Older Adult

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Older Adult by Mind Map: Older Adult

1. Cardiovascular

1.1. Left ventricular hypertrophy

1.2. Heart muscle loses its efficiency and contractile strength

1.2.1. Decreased cardiac output under conditions of physiologic stress

1.3. Isometric contraction and relaxation phase of the left ventricle are prolonged

1.3.1. The cycle of diastolic filling and systolic emptying require more time to be completed

1.4. Aorta enlarges and elongates

1.5. gradual increase in blood pressure is common in U.S.

1.6. Increased irritability of the myocardium

1.6.1. Results in extra sinus bradycardia and sinus arrhythmia

1.7. Reduced baroreceptor sensitivity

1.7.1. Can lead to a rise in systolic BP

1.7.2. Can cause postural hypotension and postprandial hypotension

1.8. Tachycardia in older persons will last for a longer time

1.8.1. Stroke volume may increase to compensate. This results in higher BP

1.9. Atrioventricular valves become thick and rigid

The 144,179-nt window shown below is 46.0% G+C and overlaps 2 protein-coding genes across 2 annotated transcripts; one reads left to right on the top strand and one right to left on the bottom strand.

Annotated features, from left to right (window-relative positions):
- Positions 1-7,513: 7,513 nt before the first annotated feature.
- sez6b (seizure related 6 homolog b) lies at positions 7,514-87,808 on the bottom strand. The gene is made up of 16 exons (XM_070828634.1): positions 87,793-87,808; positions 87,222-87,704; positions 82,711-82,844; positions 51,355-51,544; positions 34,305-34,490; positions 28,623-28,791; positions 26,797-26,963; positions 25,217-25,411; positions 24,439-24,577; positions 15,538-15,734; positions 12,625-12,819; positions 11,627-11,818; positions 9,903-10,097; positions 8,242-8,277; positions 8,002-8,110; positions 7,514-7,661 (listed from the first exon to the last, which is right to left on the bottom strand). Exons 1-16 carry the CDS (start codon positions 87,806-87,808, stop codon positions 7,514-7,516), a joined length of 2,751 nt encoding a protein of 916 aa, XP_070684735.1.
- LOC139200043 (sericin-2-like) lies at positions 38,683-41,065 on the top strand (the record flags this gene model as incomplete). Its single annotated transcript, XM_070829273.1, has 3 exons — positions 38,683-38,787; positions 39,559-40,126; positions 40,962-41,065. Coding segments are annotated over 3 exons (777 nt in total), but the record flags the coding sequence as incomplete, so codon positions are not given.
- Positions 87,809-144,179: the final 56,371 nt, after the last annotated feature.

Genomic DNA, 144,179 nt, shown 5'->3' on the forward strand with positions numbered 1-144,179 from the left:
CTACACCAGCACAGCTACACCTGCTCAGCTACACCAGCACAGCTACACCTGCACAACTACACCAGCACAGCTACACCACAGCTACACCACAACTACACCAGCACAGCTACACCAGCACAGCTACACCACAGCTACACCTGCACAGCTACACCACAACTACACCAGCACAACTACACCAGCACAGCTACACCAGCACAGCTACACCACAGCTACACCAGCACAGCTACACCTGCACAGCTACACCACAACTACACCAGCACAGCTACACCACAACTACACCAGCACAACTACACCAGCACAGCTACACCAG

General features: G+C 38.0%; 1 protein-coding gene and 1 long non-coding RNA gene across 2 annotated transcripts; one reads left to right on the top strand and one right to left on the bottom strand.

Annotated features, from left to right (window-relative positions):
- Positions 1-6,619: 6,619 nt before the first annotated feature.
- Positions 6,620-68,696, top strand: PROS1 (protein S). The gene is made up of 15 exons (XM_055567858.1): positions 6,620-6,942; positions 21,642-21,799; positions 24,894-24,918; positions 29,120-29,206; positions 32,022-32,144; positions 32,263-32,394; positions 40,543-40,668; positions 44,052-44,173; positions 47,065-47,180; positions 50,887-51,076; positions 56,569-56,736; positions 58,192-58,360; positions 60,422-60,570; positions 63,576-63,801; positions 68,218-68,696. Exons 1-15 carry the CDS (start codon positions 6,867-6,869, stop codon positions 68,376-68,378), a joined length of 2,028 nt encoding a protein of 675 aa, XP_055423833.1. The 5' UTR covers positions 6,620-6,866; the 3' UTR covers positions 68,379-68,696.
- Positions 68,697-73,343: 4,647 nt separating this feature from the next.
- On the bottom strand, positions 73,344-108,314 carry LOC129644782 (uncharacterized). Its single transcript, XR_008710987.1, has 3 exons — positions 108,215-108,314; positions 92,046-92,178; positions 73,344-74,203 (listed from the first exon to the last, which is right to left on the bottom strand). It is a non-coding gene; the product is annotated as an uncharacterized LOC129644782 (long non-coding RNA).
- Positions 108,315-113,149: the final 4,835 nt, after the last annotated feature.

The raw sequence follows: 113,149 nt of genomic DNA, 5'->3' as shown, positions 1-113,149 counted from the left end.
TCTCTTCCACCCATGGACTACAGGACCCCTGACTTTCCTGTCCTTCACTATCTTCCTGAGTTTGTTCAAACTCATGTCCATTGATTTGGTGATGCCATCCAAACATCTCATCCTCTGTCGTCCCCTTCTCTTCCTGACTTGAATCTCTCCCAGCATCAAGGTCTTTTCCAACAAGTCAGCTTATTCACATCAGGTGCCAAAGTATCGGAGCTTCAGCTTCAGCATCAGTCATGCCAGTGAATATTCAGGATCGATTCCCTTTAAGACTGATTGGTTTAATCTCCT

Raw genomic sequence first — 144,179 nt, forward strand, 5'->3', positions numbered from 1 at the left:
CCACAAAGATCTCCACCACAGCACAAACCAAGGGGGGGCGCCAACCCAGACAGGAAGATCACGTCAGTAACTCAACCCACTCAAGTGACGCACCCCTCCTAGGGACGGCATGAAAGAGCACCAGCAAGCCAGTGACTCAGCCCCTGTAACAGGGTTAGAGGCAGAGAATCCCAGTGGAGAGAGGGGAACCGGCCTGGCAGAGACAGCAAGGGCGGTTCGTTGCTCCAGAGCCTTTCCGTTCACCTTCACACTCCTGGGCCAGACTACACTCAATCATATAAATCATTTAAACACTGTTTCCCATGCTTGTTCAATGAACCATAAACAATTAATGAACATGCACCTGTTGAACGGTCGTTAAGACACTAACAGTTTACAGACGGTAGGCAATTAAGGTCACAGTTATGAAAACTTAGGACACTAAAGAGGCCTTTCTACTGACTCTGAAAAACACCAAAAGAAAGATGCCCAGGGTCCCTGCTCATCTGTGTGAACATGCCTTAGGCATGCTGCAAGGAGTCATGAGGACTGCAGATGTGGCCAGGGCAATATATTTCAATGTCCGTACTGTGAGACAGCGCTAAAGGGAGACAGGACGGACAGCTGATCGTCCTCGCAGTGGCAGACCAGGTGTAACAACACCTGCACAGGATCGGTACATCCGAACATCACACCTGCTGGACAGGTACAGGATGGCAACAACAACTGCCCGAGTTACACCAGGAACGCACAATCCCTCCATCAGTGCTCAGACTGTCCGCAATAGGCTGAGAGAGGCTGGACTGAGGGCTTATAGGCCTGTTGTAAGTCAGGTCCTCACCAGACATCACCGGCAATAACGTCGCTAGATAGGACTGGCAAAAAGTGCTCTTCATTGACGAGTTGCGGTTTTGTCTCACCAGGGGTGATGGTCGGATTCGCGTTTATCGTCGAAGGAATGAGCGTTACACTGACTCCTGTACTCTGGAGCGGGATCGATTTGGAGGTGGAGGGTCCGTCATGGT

1.9.1. Caused by sclerosis and fibrosis

1.10. Tunica Adventitia is not affected by the aging process

1.11. Tunica Media thins and calcifies elastin fibers and increase in collagen

1.11.1. Causes a stiffening in vessels

1.12. Tunica intima undergoes fibrosis due to calcium/lipid accumulation and cellular proliferation

1.12.1. Leads to the development of atherosclerosis

1.13. Pacemaker cells become increasingly irregular and decrease in number

1.13.1. The shell around the sinus node thickens

1.14. Decreased elasticity of the arteries and vessels

1.14.1. Vessels in head, neck, and extremities become more prominent

2. Musculoskeletal

2.1. Tendons shrink and harden. Tendon jerks decrease

2.2. Fibrous tissue gradually replaces muscle tissue

2.3. Sarcopenia is mostly seen in inactive persons

2.4. Muscle mass, strength, and movements decrease